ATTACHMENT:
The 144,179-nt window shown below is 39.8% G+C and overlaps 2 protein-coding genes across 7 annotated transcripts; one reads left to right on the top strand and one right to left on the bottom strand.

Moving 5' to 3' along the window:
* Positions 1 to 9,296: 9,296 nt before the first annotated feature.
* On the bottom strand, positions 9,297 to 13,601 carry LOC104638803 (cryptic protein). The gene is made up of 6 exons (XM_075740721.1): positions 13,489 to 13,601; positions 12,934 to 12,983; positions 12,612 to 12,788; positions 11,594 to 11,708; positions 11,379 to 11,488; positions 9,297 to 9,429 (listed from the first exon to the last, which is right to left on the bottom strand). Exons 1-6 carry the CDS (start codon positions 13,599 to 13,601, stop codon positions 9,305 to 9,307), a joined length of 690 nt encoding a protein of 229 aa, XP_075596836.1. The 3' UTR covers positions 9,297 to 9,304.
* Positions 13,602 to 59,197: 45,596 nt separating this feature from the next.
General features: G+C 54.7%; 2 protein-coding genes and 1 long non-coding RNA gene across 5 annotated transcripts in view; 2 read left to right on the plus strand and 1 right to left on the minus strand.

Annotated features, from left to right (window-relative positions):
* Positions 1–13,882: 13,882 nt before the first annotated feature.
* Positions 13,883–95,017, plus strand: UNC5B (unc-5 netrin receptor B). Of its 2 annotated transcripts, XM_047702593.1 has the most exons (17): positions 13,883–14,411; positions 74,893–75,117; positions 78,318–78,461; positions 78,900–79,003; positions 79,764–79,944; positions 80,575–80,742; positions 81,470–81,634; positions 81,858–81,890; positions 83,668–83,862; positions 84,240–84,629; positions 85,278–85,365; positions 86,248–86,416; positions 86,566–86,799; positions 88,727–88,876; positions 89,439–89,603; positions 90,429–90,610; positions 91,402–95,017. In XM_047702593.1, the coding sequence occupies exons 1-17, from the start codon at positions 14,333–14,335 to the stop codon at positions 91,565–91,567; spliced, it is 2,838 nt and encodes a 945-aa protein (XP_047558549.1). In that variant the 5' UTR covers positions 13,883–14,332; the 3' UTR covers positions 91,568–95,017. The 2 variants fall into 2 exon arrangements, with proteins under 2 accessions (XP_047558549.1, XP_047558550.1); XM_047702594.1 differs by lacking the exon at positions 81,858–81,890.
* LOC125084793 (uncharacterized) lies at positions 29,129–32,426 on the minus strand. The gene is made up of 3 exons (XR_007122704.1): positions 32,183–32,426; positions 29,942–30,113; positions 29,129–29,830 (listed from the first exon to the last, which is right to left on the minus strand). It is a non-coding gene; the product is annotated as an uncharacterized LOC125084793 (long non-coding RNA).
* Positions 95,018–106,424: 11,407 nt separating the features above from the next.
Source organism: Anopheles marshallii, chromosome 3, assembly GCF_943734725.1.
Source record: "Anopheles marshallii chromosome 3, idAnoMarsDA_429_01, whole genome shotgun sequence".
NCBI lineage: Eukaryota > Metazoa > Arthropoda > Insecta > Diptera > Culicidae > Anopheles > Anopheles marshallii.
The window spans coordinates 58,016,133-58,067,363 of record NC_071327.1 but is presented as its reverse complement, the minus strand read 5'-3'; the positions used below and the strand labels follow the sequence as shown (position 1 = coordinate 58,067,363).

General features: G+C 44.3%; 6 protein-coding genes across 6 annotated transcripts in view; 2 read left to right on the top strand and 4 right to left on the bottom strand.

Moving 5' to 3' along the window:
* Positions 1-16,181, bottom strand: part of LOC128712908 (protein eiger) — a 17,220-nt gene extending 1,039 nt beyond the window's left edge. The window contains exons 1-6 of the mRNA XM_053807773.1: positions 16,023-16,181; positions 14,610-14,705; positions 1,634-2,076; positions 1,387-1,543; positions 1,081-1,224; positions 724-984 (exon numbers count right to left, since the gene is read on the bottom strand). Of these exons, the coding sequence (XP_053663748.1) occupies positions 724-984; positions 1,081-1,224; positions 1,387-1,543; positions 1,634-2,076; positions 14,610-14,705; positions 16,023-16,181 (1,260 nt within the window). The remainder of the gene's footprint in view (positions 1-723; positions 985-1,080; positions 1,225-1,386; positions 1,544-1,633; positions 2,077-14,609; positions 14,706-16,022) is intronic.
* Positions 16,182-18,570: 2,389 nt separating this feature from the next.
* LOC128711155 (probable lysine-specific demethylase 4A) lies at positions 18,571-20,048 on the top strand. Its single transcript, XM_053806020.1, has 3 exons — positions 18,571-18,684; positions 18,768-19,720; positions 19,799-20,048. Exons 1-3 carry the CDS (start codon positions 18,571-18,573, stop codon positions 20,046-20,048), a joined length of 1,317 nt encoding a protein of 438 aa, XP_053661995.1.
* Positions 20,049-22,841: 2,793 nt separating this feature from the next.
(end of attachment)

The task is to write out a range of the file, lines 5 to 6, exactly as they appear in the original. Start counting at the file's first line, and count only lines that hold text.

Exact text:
* Positions 13,602 to 59,197: 45,596 nt separating this feature from the next.
General features: G+C 54.7%; 2 protein-coding genes and 1 long non-coding RNA gene across 5 annotated transcripts in view; 2 read left to right on the plus strand and 1 right to left on the minus strand.